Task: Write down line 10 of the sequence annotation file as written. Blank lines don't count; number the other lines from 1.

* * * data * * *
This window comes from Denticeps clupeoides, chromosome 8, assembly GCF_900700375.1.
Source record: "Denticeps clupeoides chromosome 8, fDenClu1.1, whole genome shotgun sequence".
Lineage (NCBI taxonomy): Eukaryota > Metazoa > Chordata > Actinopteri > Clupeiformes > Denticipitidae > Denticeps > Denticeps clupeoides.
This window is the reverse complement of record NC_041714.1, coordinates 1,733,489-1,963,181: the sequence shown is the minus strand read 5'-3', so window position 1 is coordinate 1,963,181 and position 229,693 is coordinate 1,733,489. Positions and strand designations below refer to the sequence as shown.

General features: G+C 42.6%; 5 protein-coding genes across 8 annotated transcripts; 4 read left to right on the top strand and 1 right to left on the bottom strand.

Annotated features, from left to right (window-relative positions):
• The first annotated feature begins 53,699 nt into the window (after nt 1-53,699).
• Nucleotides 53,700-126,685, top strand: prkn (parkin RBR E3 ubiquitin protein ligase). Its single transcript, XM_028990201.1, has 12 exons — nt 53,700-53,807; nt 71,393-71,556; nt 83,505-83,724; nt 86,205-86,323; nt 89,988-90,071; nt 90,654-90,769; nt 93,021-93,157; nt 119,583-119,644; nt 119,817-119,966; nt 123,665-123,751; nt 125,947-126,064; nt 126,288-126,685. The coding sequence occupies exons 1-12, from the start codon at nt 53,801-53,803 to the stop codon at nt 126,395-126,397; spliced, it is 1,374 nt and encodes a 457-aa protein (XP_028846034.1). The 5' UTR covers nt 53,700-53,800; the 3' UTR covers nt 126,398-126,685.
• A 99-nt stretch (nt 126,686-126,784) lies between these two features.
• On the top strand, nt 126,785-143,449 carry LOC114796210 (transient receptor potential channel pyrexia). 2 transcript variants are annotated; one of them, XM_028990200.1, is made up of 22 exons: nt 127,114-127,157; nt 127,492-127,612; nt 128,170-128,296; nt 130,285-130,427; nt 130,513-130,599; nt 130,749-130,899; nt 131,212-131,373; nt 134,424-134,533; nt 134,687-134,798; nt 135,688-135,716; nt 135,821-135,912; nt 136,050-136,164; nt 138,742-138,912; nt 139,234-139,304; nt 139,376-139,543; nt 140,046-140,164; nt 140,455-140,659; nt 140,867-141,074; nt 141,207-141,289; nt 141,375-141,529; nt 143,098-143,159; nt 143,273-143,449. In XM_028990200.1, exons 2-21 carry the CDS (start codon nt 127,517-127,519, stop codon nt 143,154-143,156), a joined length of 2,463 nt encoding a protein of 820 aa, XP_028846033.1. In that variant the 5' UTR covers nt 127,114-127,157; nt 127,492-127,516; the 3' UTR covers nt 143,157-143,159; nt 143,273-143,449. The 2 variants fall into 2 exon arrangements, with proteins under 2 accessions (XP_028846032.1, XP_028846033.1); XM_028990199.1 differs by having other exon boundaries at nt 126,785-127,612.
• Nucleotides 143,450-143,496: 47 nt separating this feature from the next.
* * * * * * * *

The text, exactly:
• On the top strand, nt 126,785-143,449 carry LOC114796210 (transient receptor potential channel pyrexia). 2 transcript variants are annotated; one of them, XM_028990200.1, is made up of 22 exons: nt 127,114-127,157; nt 127,492-127,612; nt 128,170-128,296; nt 130,285-130,427; nt 130,513-130,599; nt 130,749-130,899; nt 131,212-131,373; nt 134,424-134,533; nt 134,687-134,798; nt 135,688-135,716; nt 135,821-135,912; nt 136,050-136,164; nt 138,742-138,912; nt 139,234-139,304; nt 139,376-139,543; nt 140,046-140,164; nt 140,455-140,659; nt 140,867-141,074; nt 141,207-141,289; nt 141,375-141,529; nt 143,098-143,159; nt 143,273-143,449. In XM_028990200.1, exons 2-21 carry the CDS (start codon nt 127,517-127,519, stop codon nt 143,154-143,156), a joined length of 2,463 nt encoding a protein of 820 aa, XP_028846033.1. In that variant the 5' UTR covers nt 127,114-127,157; nt 127,492-127,516; the 3' UTR covers nt 143,157-143,159; nt 143,273-143,449. The 2 variants fall into 2 exon arrangements, with proteins under 2 accessions (XP_028846032.1, XP_028846033.1); XM_028990199.1 differs by having other exon boundaries at nt 126,785-127,612.